“The city that never sleeps” is getting more rest than you may think, according to the US Centers for Disease Control.
That’s just one surprising finding in CDC data of tri-sstate sleep habits analyzed by NBC New York that pinpointed the best and worst places for the recommended seven hours.
The implications are serious.
“Sleep is so fundamental, it really impacts multi-different systems” of the body, says Dr. Natasha Williams, a sleep expert at NYU Langone. ”We have seen a pattern as it relates to hypertension. … Mood, anxiety. There’s a strong relation with sleep disturbance and depression, as well.”
Three counties in New York City – Richmond, the Bronx, and Kings – rank as the most sleep-deprived in the region. More than forty percent report getting less than seven hour per night. Essex County, New Jersey is number four, followed by Sullivan County. New York County (Manhattan) is number fourteen.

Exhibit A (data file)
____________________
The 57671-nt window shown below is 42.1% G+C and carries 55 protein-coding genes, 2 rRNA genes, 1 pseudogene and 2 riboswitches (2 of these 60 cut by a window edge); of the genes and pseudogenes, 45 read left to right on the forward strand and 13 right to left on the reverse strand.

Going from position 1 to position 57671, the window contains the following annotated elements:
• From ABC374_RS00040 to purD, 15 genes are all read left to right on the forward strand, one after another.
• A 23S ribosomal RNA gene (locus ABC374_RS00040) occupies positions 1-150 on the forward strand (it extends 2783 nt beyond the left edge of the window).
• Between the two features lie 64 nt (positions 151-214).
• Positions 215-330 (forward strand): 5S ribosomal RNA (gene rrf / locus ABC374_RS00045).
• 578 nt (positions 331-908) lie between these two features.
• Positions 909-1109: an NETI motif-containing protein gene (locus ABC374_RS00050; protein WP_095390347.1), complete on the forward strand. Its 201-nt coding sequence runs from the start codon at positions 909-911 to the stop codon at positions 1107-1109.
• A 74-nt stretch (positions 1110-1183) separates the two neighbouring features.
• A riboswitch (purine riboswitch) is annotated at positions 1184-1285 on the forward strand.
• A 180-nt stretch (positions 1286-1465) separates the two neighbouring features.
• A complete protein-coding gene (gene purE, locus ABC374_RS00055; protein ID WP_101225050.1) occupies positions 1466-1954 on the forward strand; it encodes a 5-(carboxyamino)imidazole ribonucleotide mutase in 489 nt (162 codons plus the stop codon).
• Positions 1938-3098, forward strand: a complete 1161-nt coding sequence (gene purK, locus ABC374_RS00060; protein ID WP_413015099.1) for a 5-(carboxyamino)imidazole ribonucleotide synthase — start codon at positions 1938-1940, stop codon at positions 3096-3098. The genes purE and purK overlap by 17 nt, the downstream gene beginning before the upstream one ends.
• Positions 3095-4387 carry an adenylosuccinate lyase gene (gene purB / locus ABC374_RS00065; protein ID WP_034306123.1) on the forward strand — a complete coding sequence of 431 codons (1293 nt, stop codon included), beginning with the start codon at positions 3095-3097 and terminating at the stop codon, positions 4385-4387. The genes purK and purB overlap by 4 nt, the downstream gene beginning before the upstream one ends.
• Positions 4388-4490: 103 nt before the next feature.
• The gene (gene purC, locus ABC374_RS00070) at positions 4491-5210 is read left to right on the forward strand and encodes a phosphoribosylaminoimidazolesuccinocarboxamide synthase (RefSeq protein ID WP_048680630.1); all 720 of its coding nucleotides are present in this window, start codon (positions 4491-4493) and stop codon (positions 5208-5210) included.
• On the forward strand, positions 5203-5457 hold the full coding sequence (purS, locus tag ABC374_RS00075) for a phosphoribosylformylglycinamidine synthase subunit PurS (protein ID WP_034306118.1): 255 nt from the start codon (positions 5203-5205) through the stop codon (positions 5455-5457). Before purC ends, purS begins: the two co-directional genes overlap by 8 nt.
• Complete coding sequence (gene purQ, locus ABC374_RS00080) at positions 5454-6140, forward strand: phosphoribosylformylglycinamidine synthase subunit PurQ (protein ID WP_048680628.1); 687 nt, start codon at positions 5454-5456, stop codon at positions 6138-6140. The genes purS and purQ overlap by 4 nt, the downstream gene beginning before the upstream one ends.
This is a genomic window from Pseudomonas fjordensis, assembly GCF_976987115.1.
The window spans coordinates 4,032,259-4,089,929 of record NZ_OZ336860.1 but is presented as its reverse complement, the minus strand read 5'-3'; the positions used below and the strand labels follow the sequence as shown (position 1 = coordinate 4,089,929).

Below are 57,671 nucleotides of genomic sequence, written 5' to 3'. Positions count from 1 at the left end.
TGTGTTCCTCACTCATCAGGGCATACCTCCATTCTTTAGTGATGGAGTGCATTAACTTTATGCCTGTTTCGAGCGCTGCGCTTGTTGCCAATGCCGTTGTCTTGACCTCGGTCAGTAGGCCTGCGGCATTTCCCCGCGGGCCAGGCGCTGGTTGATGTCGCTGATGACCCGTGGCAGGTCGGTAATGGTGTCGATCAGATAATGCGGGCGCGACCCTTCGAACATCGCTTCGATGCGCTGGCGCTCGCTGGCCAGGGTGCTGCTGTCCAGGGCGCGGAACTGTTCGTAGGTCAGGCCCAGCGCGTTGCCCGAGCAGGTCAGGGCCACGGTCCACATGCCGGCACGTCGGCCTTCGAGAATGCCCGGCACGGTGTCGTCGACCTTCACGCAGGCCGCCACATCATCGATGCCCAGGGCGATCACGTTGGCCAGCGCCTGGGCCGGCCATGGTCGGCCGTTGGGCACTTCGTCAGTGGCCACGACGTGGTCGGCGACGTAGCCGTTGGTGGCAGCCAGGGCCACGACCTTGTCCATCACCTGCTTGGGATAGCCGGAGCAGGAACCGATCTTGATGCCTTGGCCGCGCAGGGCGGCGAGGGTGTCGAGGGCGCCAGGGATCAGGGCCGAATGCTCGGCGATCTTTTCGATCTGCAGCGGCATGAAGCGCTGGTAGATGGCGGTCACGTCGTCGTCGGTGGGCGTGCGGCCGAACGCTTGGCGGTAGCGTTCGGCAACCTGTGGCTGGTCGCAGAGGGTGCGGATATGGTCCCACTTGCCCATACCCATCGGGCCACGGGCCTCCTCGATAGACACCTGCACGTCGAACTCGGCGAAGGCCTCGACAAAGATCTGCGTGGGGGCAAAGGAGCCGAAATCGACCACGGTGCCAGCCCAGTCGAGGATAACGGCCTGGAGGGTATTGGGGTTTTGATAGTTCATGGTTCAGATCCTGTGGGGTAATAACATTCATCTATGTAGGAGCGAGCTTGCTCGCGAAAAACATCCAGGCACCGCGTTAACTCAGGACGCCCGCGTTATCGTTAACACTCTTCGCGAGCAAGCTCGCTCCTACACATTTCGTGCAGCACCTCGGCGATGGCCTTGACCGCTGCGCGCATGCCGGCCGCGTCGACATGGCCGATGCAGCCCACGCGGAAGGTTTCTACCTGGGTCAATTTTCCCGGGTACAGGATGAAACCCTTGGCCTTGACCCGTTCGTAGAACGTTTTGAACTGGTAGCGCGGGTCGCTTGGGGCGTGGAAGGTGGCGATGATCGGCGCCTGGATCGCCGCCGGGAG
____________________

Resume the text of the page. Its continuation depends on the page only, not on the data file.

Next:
In the city, Williams is not surprised by the areas that report the least amount of sleep in each borough: Harlem, Morrisania, Brownsville, Jamaica and Mid Island. Sleep, she says, needs to be a public health priority.
“What are some behavioral interventions? What are structural interventions, as well, that we can think about the environment to improve sleep, particularly for communities that have been historically underrepresented and disenfranchised?”
CDC data shows sleep is better in the suburbs. Fairfield County tops the list, with only thirty-two percent of residents not getting enough to shut eye. Hunterdon, Morris, Bergen and Sussex round out the top five.
A new study published in the peer-reviewed journal Jama Internal Medicine suggests that adding more sleep to your bedtime routine may improve weight loss and prevent obesity.